MARTIN SAMUEL: Williams' Sister Act failed to live up to billing

MARTIN SAMUEL: After the drama and delirium around the one-woman show, Serena and Venus Williams’ Sister Act failed to live up to the billing… the end for the greatest doubles players with 14 Grand Slam titles came suddenly

  • Serena and Venus Williams lost in the first round of US Open doubles Thursday
  • It was likely the last time they played together but it failed to live up to the billing
  • The reunion of the greatest doubles players was over almost as soon as it begun
  • Those inside the arena failed to grasp the significance of the Arthur Ashe clash 

After the one-woman show, it was time for Sister Act. Sadly, it couldn’t live up to the billing.

The reunion of the greatest doubles players in tennis history – 14 Grand Slam titles and a win-loss record that now stops at 176-30 – was over almost as soon as it had begun. 

The match took time, over two hours, but the end for Venus and Serena Williams came suddenly. It was as if somebody had marched into the room, mid-episode, and turned the show off.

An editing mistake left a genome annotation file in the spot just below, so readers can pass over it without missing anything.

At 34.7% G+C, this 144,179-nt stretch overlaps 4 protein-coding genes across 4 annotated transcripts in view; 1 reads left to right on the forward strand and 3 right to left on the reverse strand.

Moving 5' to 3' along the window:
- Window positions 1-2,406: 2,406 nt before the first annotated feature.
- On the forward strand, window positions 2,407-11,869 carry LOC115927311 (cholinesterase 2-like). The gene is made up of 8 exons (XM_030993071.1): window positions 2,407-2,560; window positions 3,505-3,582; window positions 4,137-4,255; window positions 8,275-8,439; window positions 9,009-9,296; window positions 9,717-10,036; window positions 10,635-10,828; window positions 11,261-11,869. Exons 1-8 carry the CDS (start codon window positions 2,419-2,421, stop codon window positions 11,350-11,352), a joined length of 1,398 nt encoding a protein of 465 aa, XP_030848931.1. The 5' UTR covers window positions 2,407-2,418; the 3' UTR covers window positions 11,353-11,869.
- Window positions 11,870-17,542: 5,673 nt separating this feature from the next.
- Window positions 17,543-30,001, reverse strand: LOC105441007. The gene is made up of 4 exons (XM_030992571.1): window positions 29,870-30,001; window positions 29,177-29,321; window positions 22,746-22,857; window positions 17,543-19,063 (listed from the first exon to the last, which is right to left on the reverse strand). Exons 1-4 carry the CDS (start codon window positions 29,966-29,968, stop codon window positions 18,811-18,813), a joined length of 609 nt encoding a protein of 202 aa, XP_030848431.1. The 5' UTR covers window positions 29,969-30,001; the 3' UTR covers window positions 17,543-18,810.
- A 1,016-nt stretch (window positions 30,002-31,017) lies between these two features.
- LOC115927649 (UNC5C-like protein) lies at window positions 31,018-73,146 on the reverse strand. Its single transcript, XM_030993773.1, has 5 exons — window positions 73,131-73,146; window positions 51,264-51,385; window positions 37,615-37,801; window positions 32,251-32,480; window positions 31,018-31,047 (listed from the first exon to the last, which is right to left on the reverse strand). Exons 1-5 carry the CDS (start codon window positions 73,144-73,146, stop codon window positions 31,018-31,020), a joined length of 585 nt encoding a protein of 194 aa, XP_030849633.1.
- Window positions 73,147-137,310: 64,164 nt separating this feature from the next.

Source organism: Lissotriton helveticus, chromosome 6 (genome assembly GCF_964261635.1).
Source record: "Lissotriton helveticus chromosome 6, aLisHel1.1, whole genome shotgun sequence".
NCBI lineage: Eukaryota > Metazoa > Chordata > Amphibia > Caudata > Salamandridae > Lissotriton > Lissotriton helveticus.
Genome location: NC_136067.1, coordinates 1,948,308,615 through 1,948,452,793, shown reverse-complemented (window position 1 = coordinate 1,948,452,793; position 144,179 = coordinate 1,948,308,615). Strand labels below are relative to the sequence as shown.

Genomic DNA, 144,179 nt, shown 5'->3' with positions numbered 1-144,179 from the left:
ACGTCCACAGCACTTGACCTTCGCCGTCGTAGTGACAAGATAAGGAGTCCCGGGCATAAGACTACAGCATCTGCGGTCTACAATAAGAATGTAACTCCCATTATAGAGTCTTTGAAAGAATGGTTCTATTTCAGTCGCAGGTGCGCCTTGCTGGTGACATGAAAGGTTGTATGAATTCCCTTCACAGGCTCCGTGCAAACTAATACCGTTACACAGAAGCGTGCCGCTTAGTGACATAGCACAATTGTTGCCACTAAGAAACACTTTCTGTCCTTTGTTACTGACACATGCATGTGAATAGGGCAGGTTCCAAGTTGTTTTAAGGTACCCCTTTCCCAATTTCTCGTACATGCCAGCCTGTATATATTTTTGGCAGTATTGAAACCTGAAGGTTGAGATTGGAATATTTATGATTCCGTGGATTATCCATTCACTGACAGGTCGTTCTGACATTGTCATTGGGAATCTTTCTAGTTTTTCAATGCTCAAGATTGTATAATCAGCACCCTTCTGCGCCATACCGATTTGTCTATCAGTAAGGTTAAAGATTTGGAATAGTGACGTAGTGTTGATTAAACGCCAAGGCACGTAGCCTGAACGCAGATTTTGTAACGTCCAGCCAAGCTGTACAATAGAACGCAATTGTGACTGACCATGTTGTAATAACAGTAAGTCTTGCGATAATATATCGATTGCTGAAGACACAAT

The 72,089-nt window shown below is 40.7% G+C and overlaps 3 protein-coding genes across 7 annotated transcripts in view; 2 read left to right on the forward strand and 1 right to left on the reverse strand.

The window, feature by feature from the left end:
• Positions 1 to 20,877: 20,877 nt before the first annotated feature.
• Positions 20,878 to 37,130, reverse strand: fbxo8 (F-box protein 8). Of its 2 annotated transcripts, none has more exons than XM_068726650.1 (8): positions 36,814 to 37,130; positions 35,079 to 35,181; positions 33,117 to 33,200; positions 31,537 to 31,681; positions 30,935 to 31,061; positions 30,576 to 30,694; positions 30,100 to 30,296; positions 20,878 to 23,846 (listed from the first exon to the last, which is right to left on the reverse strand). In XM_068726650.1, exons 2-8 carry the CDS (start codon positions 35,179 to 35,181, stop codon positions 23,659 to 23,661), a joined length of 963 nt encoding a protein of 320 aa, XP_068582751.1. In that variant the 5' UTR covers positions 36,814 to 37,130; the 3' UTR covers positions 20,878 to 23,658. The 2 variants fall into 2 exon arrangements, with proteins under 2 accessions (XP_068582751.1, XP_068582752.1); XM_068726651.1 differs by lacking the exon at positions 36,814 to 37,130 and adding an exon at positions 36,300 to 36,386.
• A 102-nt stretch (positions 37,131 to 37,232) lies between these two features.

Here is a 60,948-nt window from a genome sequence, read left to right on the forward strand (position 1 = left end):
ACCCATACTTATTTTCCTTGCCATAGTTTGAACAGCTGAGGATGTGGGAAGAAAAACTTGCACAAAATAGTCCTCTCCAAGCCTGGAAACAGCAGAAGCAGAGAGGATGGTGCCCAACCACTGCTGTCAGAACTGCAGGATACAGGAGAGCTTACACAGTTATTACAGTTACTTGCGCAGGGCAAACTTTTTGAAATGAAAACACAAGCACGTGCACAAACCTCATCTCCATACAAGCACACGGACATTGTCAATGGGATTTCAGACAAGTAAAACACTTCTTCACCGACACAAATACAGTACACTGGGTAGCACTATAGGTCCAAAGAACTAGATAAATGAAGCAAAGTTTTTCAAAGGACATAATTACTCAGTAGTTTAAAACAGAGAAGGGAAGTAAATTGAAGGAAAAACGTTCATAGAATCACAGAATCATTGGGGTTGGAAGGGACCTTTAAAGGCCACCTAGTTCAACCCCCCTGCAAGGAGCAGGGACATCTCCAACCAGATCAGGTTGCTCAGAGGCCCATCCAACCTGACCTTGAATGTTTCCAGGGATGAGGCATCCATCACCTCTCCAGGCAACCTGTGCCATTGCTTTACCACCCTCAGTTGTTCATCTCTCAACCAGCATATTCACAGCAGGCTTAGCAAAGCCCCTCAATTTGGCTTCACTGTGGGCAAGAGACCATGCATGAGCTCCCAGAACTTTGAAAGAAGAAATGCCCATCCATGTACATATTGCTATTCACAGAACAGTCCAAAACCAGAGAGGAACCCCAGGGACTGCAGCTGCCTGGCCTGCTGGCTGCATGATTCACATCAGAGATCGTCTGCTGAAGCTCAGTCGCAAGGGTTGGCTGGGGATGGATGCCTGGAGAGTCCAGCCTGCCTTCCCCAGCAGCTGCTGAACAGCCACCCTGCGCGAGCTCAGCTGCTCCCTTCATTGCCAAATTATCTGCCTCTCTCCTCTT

Having lost the first set on a tiebreak, going down 7-5 having led 5-3, it was a similar story of swift demise in set two. The Williams’ went down 3-0, and then trailed 4-2 and 40-0 with Linda Noskova serving. 

After Serena Williams’ (left) one-woman show, it was time for Sister Act alongside Venus (right)

But the show could not live up to its billing as the sisters lost their first-round doubles match

The duo were defeated by Czech pairing Lucie Hradecka (right) and Linda Noskova (left)

From that, they fought back to break and, ultimately tie the set 4-4. Lucie Hradecka held serve and, abruptly, Serena Williams served up three match points to the Czechs. One was saved, the next not. Noskova, just 17 – so younger than Emma Raducanu – nailed the perfect volley at the net, and it was done. 

After so much drama and delirium surrounding Serena’s progress, it was as if the sisters had been bundled out of a side door. Nobody quite knew what to do.

Hradecka and Noskova were humble enough to look a little embarrassed, as if they knew they had spoiled the party.

Still, it can’t be helped. The match was there to be won at several pivotal moments and it was the Czech pair that closed it out. 

Fans of Serena may be happy that their girl was not taken to a third exhausting set or will not be distracted from her lone mission by fighting on two fronts as she goes deeper into the tournament.